Why Due Diligence is now a 'Categorical Imperative'

December 16, 2020

WA adopts WHS legislation with criminal manslaughter provisions
NZ charges 13 under HSWA over White Island eruption that killed 22

The adoption of the model WHS legislation in Australasia is now practically complete with the passing of the act by the Western Australian parliament.  Whilst yet to be proclaimed, the WA version includes criminal manslaughter provisions with a maximum penalty of 20 years for individuals.

Victoria is now formally the only state not to have adopted the model WHS Act, although this is practically inconsequential, as the due diligence concept to demonstrate SFAIRP (so far as is reasonably practicable) is embodied in the 2004 OHS Act, and the criminal manslaughter provisions of same commenced on the 1st of July this year.

New Zealand adopted the model WHS legislation in the form of the Health and Safety at Work Act 2015. Judging by the number of commissions R2A has had in NZ in 2020, it has come as a bit of a surprise to many, particularly to those using the hazard-based approach of target levels of risk and safety such as ALARP (as low as reasonably practicable), that these have been completed superseded by the new legislation and cannot demonstrate safety due diligence.

New Zealand has not presently adopted the criminal manslaughter provisions being introduced into Australia, but it did include the significant penalties for recklessness (knew or made or let it happen) with up to 5 years jail for individuals.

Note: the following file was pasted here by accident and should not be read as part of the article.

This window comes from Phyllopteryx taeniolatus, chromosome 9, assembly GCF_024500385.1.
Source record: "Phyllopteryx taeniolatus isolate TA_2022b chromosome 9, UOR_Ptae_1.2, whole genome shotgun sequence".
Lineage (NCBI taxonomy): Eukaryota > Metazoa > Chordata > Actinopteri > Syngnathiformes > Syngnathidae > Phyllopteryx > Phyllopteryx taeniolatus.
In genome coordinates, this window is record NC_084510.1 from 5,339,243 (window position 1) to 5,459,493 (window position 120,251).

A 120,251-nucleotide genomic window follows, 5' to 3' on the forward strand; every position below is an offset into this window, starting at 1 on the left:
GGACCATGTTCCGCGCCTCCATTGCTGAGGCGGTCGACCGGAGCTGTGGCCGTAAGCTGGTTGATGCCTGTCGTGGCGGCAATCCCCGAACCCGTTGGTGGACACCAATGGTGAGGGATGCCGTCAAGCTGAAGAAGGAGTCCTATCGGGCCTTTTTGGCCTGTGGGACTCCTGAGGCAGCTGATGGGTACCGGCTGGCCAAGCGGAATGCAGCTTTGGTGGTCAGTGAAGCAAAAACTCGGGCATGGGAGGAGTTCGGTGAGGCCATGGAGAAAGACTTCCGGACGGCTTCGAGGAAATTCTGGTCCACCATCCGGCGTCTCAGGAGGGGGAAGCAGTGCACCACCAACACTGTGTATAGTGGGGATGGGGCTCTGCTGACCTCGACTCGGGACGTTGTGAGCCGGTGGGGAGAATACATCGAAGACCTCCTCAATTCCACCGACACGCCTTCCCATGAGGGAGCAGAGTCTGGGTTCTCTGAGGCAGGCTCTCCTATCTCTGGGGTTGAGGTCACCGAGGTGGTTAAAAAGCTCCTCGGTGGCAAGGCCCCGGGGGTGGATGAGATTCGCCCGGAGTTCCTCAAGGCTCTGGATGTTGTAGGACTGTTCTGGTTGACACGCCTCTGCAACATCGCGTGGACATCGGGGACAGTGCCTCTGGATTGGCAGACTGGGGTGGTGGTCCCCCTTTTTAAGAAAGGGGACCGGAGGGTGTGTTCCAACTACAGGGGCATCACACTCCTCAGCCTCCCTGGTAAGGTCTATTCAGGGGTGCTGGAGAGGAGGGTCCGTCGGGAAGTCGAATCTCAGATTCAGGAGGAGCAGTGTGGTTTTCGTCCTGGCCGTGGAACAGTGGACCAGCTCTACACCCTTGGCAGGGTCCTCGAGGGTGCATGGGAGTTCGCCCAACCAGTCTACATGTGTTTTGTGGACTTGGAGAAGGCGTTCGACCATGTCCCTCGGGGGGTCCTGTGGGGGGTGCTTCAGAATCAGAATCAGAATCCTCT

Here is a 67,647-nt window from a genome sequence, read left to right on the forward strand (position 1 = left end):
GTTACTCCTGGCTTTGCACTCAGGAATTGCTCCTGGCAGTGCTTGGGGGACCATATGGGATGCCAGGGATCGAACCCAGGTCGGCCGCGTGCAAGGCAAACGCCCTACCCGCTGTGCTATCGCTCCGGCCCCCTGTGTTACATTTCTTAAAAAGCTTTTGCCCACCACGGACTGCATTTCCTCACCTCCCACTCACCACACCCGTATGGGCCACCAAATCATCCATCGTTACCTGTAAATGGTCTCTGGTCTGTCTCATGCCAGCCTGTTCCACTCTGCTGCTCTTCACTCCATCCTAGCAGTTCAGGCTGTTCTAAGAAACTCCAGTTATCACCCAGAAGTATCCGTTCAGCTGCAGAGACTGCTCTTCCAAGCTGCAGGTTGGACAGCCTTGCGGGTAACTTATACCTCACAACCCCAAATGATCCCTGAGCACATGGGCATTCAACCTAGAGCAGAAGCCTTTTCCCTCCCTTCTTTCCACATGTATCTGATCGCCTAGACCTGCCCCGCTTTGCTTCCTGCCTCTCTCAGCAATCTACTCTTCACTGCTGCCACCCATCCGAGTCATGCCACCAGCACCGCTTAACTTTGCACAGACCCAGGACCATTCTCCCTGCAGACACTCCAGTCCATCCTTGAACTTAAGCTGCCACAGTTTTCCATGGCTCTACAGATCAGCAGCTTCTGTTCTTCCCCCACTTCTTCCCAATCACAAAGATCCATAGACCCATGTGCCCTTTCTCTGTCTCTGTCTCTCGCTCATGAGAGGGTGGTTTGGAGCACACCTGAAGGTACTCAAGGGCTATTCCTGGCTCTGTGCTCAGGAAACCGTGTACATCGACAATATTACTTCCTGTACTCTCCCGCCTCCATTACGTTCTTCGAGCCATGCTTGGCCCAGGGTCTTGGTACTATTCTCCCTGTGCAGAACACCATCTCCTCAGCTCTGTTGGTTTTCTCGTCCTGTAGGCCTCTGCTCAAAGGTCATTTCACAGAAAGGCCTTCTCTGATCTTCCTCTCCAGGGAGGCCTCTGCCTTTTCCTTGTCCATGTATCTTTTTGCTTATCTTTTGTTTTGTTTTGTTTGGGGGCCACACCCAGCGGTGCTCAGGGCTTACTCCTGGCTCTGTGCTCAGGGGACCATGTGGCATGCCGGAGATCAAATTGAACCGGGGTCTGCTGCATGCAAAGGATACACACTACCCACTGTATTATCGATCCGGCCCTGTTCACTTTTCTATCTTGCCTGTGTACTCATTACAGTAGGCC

In all Australasian jurisdictions, regulators appear prosecutorially active with a number of cases presently under investigation and before the courts. For example, the White Island volcano incident in New Zealand which killed 22. Ten parties and 3 individuals have been charged.

Perhaps what has surprised many in NZ is the observation by NZ Worksafe, that for critical (kill or maim) hazards like volcanic eruptions, it only has to be reasonably foreseeable, not actually have happened before. That is, the fact that the hazard has not occurred before is not sufficient to warrant not thinking about it any further.

All in all, due diligence has become endemic, to the point that it has become, in the philosopher Immanuel Kant’s terms, a categorical imperative.

That is, our parliamentarians and judges seem to have decided that due diligence is universal in its application and creates a moral justification for action. This also means the converse, that failure to act demands sanction against the failed decision maker, which is being increasingly tested in our courts.

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